For the third time, a federal judge has upheld the provisions of the Affordable Care Act relating to the individual mandate. This time, the lawsuit was brought in Virginia by Liberty University.
US District Judge Norman Moon dismissed the lawsuit and held that Congress has the authority to impose a penalty on anyone who does not maintain the minimum standard of coverage beginning January 1, 2014. Ruling text here (PDF).
For the reasons provided below, I hold that Congress acted in accordance with its constitutionally delegated powers under the Commerce Clause when it passed the employer and individual coverage provisions of the Act, and I will dismiss Count One. Because I find that the employer and individual coverage provisions are within Congress' authority under the Commerce Clause, it is unnecessary to consider whether the provisions would be constitutional exercises of power pursuant to the General Welfare Clause or the Necessary and Proper Clause.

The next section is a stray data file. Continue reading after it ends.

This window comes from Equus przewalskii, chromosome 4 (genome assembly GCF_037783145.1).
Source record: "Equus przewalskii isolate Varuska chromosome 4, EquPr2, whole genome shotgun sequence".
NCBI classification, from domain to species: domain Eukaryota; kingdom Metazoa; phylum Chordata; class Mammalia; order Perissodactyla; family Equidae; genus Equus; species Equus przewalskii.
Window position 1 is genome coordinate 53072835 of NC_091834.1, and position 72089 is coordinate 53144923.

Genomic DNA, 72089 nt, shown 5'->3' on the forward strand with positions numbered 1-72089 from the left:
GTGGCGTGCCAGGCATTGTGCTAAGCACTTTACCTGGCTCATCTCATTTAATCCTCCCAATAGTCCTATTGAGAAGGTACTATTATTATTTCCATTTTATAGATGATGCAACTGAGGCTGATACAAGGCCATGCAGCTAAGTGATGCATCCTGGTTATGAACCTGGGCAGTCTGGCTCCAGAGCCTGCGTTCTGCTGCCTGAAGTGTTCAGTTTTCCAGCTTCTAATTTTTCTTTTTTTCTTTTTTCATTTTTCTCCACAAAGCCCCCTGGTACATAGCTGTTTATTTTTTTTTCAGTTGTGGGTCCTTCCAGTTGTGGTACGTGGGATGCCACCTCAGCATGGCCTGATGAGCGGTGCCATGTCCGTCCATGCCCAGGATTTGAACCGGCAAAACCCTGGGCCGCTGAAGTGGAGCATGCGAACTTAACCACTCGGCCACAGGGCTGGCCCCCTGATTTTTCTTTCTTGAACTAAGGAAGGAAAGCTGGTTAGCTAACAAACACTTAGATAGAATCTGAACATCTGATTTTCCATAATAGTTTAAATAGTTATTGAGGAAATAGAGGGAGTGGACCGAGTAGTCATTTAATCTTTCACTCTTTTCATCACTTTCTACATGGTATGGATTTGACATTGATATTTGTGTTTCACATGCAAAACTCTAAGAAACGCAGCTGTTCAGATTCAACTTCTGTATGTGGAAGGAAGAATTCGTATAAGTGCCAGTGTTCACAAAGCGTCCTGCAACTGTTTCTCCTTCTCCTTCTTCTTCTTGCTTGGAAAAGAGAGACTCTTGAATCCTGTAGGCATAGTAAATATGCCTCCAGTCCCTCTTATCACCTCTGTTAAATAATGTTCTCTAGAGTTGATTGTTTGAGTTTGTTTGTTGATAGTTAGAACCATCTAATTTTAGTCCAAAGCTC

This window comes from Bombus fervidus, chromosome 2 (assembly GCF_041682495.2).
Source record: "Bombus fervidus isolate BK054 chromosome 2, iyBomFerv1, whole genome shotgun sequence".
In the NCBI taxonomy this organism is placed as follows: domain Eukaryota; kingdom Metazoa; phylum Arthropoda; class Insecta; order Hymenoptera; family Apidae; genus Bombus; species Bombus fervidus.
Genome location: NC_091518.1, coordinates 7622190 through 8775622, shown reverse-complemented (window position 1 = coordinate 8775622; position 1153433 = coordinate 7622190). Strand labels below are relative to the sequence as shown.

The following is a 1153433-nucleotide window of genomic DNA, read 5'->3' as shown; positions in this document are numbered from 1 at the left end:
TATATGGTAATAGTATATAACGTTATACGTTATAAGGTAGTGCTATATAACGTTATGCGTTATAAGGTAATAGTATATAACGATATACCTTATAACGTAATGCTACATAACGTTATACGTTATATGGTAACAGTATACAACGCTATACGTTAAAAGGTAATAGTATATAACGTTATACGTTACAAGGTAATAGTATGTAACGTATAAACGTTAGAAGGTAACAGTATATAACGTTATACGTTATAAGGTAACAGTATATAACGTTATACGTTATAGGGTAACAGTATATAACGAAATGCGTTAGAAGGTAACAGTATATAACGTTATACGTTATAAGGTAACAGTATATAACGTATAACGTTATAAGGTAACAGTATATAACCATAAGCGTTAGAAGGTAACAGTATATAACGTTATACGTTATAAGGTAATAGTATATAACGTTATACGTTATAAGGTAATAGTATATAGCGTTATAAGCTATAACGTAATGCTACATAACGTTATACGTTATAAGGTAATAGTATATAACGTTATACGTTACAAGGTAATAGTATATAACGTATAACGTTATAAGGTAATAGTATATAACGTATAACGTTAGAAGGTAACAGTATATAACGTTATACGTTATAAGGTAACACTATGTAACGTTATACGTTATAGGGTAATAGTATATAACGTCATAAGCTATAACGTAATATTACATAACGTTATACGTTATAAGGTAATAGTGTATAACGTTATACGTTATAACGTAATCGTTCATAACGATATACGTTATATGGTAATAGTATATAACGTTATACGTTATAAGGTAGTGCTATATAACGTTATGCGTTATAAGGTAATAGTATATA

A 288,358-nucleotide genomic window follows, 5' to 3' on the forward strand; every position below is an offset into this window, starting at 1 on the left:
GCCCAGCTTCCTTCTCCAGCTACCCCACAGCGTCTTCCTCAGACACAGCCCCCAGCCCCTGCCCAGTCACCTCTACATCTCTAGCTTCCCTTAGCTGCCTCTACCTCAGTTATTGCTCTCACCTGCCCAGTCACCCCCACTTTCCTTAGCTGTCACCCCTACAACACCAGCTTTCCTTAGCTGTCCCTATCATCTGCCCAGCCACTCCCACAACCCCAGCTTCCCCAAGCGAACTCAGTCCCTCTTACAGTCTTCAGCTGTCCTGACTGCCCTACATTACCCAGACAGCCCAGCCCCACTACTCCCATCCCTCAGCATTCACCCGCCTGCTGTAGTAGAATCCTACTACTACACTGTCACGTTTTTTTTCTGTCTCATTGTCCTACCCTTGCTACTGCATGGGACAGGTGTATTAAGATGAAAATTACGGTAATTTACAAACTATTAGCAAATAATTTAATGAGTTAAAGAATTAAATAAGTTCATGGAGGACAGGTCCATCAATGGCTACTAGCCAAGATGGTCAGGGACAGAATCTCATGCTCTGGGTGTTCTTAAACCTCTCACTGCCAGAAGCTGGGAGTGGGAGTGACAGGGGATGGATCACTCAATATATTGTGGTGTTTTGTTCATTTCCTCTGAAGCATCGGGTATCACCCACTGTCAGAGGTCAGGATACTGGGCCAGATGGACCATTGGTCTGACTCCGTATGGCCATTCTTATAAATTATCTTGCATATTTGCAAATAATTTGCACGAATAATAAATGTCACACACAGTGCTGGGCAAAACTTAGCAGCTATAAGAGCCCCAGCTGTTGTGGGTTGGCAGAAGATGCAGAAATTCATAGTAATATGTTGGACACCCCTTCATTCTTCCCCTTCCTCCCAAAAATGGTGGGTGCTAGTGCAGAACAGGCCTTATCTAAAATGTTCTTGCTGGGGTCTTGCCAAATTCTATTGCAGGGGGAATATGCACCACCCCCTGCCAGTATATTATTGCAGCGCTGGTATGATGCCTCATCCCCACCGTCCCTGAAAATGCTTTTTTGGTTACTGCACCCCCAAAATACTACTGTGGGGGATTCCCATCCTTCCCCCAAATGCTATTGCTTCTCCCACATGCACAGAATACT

After affirming Congressional authority to regulate the business of insurance, the court further found that there was "a rational basis for Congress to conclude that individuals' decisions about how and when to pay for health care are activities that in the aggregate substantially affect the interstate health care market." Further, Judge Moon concluded that "failure to regulate the uninsured would undercut the Act's larger regulatory scheme for the interstate health care market."
Michigan and Virginia down, several more to go, including Florida.